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Medical Workers Seek Accountability for Syrian Healthcare Attacks

Medical workers are monitoring attacks on healthcare facilities in Syria. Their aim is to provide data that can be used by international agencies to enforce legal protections and hold the perpetrators accountable for breaches of international law.

Written by Hashem Osseiran Published on Read time Approx. 6 minutes
A map of verified attacks on healthcare facilities in Syria, by governorate.Reprinted from The Lancet,, Elamein et al., Attacks against health care in Syria, 2015–16: results from a real-time reporting tool, Copyright (2017), with permission from Elsevier

BEIRUT, Lebanon – A new, real-time reporting tool for attacks against health facilities and staff in Syria promises to make it easier to track perpetrators of war crimes and eventually hold them accountable.

At least half of the hospitals in rebel-held areas in Syria were attacked between November 2015 and the end of 2016, leaving more than 261 people dead and 677 others wounded, according to a new study published in the Lancet last week as part of its series on assessing the evidence base for health interventions in humanitarian crises.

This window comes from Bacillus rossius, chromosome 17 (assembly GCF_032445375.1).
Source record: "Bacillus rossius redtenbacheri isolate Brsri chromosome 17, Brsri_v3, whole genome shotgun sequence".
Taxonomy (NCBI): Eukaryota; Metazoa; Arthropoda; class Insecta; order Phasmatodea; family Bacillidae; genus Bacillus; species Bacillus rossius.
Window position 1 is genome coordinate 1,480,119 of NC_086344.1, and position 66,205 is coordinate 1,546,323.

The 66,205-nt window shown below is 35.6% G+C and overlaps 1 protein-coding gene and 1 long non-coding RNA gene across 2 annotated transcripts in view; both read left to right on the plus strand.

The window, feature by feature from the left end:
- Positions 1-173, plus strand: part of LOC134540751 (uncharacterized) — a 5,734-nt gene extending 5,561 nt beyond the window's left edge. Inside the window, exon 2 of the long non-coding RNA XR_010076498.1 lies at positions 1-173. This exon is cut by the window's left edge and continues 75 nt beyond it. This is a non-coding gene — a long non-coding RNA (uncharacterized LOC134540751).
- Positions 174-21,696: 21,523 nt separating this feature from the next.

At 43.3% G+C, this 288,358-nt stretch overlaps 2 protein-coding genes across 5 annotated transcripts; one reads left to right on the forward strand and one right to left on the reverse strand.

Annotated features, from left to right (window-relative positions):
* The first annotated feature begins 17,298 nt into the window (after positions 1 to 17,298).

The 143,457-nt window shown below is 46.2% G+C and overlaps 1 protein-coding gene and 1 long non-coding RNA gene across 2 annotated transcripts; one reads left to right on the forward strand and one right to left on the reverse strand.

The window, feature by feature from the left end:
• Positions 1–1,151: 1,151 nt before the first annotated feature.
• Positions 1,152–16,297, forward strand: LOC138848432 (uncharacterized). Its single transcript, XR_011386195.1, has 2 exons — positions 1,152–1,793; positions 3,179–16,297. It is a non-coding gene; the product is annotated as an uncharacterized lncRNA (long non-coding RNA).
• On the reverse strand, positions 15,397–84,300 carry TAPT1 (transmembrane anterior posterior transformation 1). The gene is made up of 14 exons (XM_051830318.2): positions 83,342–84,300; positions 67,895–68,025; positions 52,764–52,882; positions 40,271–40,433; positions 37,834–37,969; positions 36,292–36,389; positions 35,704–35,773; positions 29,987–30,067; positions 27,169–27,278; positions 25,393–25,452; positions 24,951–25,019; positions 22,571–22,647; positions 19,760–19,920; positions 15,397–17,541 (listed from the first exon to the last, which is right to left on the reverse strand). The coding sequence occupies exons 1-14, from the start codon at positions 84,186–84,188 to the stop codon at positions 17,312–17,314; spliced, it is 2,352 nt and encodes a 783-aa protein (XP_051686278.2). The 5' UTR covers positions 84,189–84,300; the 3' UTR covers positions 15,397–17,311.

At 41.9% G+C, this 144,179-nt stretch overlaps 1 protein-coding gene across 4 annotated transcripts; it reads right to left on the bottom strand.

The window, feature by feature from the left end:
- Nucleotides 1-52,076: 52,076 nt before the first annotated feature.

Aerial bombardment was reported to be responsible for roughly 70 percent of the attacks, which mostly took place in the rebel-held Idlib and Aleppo provinces, making it unlikely that Syrian opposition groups – who do not have air force capabilities – are culpable.

President Bashar al-Assad and his Russian allies, however, have repeatedly denied responsibility, claiming there is no credible evidence linking them to attacks against healthcare facilities.

A newly implemented reporting tool, described in the Lancet report, promises to change that. It aims to provide robust and credible data that could be used by international agencies to enforce legal protections and achieve accountability for breaches of international law.

The Monitoring Violence against Health Care (MVH) system, the first systematic method for collecting robust data about attacks, is a real-time reporting tool that monitors and verifies attacks on medical facilities in Syria using a network of ground sources present in several governorates.

These organizations and health professionals report on attacks against healthcare services and staff using a 293-member WhatsApp group that allows alerts and requests for information to be shared rapidly.